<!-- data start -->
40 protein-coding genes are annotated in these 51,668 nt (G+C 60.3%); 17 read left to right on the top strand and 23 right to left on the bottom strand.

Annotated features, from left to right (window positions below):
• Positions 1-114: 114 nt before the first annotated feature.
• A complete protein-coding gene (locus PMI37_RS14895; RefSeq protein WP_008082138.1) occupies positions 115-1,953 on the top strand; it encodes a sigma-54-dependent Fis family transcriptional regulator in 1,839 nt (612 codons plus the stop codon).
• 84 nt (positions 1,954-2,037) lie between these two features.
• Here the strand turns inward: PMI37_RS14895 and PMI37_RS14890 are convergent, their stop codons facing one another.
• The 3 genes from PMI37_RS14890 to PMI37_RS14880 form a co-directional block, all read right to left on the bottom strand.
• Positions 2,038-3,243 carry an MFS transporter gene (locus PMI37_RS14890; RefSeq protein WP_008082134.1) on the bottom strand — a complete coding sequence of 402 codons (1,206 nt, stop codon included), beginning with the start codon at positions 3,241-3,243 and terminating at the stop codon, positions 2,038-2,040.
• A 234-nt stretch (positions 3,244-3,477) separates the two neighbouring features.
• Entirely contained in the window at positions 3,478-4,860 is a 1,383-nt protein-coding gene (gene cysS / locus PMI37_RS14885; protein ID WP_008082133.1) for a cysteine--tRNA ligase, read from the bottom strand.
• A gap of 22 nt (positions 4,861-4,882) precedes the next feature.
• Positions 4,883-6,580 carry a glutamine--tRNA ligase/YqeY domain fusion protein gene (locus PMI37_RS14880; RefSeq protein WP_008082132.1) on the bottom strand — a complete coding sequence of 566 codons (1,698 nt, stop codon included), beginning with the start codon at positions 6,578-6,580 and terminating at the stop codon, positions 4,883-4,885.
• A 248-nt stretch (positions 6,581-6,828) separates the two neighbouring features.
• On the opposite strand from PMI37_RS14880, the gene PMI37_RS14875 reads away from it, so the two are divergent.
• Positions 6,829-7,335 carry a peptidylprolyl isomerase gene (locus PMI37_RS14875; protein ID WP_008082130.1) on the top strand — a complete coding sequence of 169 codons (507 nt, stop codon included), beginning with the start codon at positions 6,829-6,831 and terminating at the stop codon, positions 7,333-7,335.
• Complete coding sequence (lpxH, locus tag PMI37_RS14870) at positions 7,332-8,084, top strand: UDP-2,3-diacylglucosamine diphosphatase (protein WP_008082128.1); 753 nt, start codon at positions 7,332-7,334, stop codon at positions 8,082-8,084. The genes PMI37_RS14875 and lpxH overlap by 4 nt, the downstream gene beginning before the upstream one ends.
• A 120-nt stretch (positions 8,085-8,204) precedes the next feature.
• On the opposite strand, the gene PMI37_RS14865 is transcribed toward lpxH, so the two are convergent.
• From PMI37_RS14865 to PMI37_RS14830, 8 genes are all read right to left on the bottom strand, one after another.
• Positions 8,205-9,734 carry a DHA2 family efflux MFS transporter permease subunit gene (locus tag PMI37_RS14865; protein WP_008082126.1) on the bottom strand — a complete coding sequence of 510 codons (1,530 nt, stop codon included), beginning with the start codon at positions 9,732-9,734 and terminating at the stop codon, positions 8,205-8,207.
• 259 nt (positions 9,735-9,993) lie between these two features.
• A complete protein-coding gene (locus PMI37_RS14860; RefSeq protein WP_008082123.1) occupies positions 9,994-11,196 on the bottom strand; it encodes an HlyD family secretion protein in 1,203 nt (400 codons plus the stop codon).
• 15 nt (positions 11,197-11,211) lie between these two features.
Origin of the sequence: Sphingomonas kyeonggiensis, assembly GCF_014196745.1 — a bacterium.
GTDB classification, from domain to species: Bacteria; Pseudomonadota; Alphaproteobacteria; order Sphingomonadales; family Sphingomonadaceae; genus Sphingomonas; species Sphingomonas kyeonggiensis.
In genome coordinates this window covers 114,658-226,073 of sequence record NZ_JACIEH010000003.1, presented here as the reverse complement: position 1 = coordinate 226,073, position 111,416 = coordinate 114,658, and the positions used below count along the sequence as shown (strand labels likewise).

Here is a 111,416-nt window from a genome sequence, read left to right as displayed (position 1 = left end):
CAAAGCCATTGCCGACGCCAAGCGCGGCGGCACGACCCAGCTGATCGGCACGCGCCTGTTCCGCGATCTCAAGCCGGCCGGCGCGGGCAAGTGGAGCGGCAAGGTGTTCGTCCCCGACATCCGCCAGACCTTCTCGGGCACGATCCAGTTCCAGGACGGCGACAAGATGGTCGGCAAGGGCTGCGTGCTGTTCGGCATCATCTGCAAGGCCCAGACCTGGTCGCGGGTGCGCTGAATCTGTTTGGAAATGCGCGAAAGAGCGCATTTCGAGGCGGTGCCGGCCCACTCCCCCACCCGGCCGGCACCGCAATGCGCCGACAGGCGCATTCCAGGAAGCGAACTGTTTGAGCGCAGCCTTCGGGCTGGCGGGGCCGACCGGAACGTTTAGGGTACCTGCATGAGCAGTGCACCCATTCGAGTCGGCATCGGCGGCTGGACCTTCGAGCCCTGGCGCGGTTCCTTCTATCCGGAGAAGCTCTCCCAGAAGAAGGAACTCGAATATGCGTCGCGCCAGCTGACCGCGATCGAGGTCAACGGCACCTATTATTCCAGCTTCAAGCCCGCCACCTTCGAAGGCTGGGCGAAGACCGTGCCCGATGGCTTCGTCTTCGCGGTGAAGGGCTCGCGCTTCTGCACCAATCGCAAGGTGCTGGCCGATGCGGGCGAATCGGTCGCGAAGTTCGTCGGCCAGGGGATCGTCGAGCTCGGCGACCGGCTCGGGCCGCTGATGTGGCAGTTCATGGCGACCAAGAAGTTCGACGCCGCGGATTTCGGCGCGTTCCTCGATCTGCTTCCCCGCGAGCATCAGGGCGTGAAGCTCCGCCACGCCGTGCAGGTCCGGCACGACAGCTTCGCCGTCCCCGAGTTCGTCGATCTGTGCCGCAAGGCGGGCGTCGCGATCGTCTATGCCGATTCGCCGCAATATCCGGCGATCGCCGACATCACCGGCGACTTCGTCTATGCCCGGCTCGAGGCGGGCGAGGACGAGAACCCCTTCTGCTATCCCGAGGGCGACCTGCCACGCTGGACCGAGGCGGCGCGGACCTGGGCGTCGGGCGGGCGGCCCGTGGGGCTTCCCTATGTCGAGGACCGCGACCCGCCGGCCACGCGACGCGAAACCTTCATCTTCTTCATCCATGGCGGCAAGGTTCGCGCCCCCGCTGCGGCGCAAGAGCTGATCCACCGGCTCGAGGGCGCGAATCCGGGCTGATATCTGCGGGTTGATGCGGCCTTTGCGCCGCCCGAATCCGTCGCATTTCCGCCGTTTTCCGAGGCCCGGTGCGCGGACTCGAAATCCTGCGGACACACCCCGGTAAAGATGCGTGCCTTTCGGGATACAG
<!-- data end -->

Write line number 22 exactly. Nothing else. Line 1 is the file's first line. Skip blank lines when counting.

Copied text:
• A complete protein-coding gene (locus PMI37_RS14860; RefSeq protein WP_008082123.1) occupies positions 9,994-11,196 on the bottom strand; it encodes an HlyD family secretion protein in 1,203 nt (400 codons plus the stop codon).